Former Langwith school gives boost to Sudan

editorial image
0
Have your say

Old tables and chairs from a former Langwith school site have been packed up and sent to the Sudan.

The furniture at the old Stubbin Wood School buildings in Langwith had been promised to a special school in the North African country.

The school moved to its new site in April last year, leaving the buildings and everything in it behind.

But now the furniture – including tables, chairs, computer desks, sets of drawers, big storage cabinets and bookcases - are getting a new lease of life with those in the Sudan.

The National Police Aid Convoy (NPAC) – a volunteer organisation – were there to help load the container full of the unwanted equipment.

Mitchell Ellis (15) said he was very proud to be helping students in the Sudan.

He said: We are very lucky to have out brand new school and this stuff isn’t being used any more so it’s a shame to let it go to waste.

“By packing it up and sending it to the Sudan, it’ll get used lots by pupils and teachers because they don’t have anything like us.

“There were so many chairs and tables to move out of all the classrooms and get into the container.

“It’s so big and it was packed very tightly. I hope the children in the Sudan are happy with the equipment.”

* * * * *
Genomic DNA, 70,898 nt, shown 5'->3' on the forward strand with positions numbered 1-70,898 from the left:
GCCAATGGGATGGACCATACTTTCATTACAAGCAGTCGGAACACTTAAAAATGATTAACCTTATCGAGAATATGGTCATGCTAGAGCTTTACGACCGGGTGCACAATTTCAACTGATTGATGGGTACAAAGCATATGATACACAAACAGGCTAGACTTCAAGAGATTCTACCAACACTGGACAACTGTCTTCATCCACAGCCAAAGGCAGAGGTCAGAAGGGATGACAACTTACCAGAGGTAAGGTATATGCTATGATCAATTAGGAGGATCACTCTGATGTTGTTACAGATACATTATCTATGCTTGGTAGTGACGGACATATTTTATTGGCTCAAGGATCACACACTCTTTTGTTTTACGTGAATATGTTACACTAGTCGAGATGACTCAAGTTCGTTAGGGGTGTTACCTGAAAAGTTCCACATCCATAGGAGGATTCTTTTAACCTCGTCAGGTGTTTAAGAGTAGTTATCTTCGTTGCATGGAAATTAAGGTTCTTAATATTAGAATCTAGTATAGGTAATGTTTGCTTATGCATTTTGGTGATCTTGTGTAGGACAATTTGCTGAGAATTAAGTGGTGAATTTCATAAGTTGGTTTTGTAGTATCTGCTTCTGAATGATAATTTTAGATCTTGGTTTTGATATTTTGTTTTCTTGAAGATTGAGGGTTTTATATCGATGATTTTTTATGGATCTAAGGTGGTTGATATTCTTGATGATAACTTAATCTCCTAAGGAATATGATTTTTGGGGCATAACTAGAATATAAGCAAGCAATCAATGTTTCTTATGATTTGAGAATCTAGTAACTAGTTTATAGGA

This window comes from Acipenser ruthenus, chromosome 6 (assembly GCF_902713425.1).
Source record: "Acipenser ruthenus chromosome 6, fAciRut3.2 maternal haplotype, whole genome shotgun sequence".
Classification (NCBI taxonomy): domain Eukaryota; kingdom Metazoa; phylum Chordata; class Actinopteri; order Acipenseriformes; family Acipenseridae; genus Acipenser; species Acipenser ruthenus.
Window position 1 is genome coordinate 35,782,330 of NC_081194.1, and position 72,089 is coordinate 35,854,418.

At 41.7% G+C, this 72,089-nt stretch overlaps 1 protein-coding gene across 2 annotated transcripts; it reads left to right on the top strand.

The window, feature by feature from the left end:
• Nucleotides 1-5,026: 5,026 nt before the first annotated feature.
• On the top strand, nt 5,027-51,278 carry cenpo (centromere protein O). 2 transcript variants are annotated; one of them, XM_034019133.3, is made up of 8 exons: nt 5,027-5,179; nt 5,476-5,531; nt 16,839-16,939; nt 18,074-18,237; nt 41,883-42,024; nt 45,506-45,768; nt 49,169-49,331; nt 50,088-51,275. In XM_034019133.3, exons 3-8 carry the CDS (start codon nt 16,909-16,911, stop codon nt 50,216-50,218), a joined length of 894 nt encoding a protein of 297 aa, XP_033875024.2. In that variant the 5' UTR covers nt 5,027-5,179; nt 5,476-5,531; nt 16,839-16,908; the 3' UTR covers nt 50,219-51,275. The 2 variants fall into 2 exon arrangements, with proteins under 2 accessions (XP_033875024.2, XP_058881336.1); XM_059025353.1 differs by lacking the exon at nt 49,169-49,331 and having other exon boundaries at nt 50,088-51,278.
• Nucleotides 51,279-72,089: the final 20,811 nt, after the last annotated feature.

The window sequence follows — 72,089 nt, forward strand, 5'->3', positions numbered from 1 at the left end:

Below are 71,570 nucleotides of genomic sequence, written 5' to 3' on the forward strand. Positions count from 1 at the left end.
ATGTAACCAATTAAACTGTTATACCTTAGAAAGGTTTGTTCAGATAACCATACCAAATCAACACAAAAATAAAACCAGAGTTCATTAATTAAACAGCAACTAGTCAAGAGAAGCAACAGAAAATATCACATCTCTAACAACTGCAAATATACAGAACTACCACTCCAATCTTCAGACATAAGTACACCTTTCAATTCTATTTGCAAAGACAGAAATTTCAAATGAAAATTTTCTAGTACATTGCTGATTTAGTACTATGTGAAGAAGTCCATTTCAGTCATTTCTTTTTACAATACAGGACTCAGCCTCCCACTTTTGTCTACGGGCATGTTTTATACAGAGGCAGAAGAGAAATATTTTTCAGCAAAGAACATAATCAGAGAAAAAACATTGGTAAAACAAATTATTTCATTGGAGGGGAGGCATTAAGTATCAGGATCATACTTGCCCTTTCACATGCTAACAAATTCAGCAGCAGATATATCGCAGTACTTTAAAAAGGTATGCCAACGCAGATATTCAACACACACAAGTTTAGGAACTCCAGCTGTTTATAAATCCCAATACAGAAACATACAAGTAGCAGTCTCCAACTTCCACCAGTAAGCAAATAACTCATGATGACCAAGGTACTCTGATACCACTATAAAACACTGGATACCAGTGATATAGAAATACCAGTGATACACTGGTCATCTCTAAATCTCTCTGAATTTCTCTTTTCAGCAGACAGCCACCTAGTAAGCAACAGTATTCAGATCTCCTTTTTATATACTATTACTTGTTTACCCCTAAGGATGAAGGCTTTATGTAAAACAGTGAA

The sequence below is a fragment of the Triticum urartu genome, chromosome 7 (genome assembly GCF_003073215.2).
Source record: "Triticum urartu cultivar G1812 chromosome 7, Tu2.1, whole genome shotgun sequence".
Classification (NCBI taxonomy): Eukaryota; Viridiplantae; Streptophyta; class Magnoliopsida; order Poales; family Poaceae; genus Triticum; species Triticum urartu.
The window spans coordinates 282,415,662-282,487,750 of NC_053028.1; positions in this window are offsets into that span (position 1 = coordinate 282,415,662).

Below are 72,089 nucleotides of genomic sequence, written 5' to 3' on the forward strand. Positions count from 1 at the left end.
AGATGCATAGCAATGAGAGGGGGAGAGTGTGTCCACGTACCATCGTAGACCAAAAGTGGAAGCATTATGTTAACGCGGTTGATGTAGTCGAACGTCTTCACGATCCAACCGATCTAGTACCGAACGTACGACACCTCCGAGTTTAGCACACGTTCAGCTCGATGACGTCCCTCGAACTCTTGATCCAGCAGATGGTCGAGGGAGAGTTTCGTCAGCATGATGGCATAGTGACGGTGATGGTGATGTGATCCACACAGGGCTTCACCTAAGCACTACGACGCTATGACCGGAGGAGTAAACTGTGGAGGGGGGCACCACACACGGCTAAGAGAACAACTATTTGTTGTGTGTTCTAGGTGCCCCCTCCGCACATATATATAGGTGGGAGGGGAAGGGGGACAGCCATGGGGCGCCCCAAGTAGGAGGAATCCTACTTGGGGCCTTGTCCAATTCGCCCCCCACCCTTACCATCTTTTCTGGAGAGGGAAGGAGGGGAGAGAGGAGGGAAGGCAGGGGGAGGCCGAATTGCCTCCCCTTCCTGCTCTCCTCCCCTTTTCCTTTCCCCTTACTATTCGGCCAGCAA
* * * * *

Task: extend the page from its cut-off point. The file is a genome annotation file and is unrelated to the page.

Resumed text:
The container went from the former Stubbin Wood School to the storage warehouse of the National Police Aid Convoy in Sandiacre where it was filled to the brim with any suitable furniture they had.

The 10-tonne container then started its long journey to the Sudan, estimated to take between three and four weeks.

The NPAC has helped with the paperwork required to make sure it reaches its destination safely but it can get stuck in ports in Africa for days at a time.

They will also meet the container at its final destination and help unpack it.

The furniture will be used to equip one new special school, Gezira Special School in Wad Medain, in its entirety.

Lee Floyd, the headteacher at Stubbin Wood in Common Lane, said he was very proud to be helping schools in the Sudan.

He said: “We have a great relationship with many schools out there and we want to help in any way that we can.

“All this equipment was just sitting in the old school, unused and when they said they would be pleased to have it, we were really happy.

“We know it’s going to a good home to children – and teachers – who will be really, really pleased with it.”